~Be~

Not My Circus, Not My Monkeys

I once read a popular book on relationships by John Gray, PhD.  It was titled Men are From Mars, Woman are From Venus.  The general concept that I gleaned from the pages was that men and women think differently.  When someone presents a problem, a man’s tendency is to try to solve the problem rather than responding with empathy or sympathy.  Women share their problems hoping for emotional support, rather than a problem-solving session.  The failure of the woman to appreciate the solutions offers is unsatisfying to the man, and the woman feels slighted because the man hasn’t given her the emotional response she had hoped for.  Chaos ensues.

By birth, I am a woman.  By vocation, I am a lawyer.  While I am still a woman (and happy that I am), my law school education changed how I respond to other people’s problems.  I have developed a tendency to listen, identify the problem, and offer a solution.  Sometimes I put hours of (unpaid) time into figuring out a legal solution to a problem that has been shared with me.  Imagine my shock and horror when, instead of thanking me for doing free legal research and offering a tangible solution, the person with the problem got ANGRY with me.

While it is not uncommon for lawyers to be maligned, most of us are pretty nice people.  We charge money for our time because it’s all we have to sell, but many of us provide pro bono services to indigent clients, help family members and volunteer our time for other good causes. Forget everything you learned about lawyers from reading lawyer jokes (please).

This week I had a conversation with a friend who was frustrated.  Her frustration stemmed from problems in an area that I have training and experience with.  As she shared her pain and frustration, my mental wheels started spinning.  I had solutions to those problems!  Just as I took a breath to deliver my well-thought-out plan, I heard a little voice in my head say, “Not your circus, not your monkeys.”  I swallowed my words and said nothing.  I listened.  I realized that not only did my friend probably already know the legal solutions to the problems, but she was also not the person who needed to act.  The situation was largely beyond her control.  She was telling her problem to her friend – not her lawyer.  Instead of giving in to the urge to fix the problem, I needed to offer emotional support to my friend.  She just needed to vent.

I’ve been a worrier since I was young.  If I’m not worrying about my troubles, I’ll worry about yours.  I finally understand what Mom meant when she warned me, “don’t borrow trouble.”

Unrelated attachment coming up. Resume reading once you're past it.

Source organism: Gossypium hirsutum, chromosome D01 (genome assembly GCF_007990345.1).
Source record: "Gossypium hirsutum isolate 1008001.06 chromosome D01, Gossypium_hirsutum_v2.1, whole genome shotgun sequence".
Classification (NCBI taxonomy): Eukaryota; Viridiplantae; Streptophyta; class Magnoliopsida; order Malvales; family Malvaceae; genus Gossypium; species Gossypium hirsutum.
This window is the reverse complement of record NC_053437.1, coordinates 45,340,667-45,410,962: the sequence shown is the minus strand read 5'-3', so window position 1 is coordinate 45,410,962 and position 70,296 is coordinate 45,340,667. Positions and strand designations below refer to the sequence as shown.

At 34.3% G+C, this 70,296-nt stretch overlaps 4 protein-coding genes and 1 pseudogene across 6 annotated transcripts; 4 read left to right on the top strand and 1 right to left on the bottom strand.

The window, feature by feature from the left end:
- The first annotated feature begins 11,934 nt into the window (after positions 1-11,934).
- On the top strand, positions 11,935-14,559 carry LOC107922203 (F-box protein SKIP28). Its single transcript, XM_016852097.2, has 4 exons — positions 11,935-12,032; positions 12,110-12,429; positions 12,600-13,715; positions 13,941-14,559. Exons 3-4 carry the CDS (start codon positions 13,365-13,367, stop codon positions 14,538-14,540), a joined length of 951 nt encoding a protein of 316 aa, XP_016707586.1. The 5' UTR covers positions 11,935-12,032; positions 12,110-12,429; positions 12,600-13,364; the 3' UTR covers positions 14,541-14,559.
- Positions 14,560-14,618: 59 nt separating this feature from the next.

I posted earlier about wearing many hats.  Sometimes those many hats lead to confusion.  I am learning that when I am wearing the “friend” hat, I need to put the “lawyer” hat in the closet.  The lawyer hat tends to make me look like I’m from Mars, anyway.

It’s Not All About the Numbers

Today I rediscovered the joy of running.

One year ago today I bought my first “real” running shoes.  I was painfully slow, and filled with pain – both emotional and physical.  With each mile I ran, I found freedom.  For the first several months,all of my running was inside on the treadmill.  there I could run in the safety of home, with my television for entertainment, the air conditioning and ceiling fan for comfort, the bathroom mere steps away, and an unlimited supply of ice water whenever I wanted it.  I could run in shorts or pajamas.  I couldn’t imagine running outside.  That soon changed.

As the weather became nicer, I decided to venture out to the local high school track.  I couldn’t believe how different it felt.  I hated every step that first trip.  The wind made it harder to run.  There were people there who might secretly (or not so secretly) make fun of me.  They were all faster than me.  They had nicer running clothes, too.

I posted on Facebook that I didn’t think I would ever really like running outside.  A friend commented that she wouldn’t be surprised if I changed my mind.  She was right.  I loved watching the scenery pass, and I loved the feeling of actually moving forward.  I enjoyed the sights and the sounds and the sensations.  Sometimes I ran with music, and sometimes I listened to the wind and the birds.

Soon I was running at the track on a regular basis.  I “branched” out and began running around town and on local trails.  As winter fell, I found I hated the treadmill.  I had fallen in love with running.

Although I tracked my pace and was delighted to watch it improve, I didn’t focus much on my pace.  That all changed when I signed up for my first half marathon.  I knew it was an ambitious undertaking.  I had started as a person who needed to lose fully one half of her body weight.  I couldn’t walk a mile without stopping.  The race I signed up for had a time limit.  I was slow (I still am).  Not only was I asking my body to move much farther than it ever had before, I was demanding that it do so at a particular rate of speed.

I began tracking my pace on every run.  I tend to get a little obsessive about certain things.  Soon I was running with three different apps open, each with a particular feature the others didn’t have.  The joy of running turned into anxiety about a slower than average day, or the fact that I hadn’t improved over the previous week.  I pushed my body harder and faster, and when the race came, I still couldn’t keep up with the pace.  I got swept.  It was terribly disappointing.

Upon my return to the gym, I downloaded more apps that did more things.  I put a sensor on my shoe and obsessed about whether or not the apps were properly calibrated for the indoor track.  I lost sight of the joy I had found and focused on the numbers as a measure of success.

It’s been a long, cold winter.  When the sun came out today, I went back to the high school track where I took that first outdoor run.  I turned on an app to track my pace, but I turned off the feedback about pace and distance.  I listened to music.  I ran “faster” for one minute, then “slower” for the next minute.  I didn’t stress about my pace.

When my run was finished, I looked at the stats.  My pace wasn’t half bad, but that wasn’t what was important.  I got out there.  I ran.  I burned calories.  I sang.  I had fun.  I remembered why I started this running business in the first place.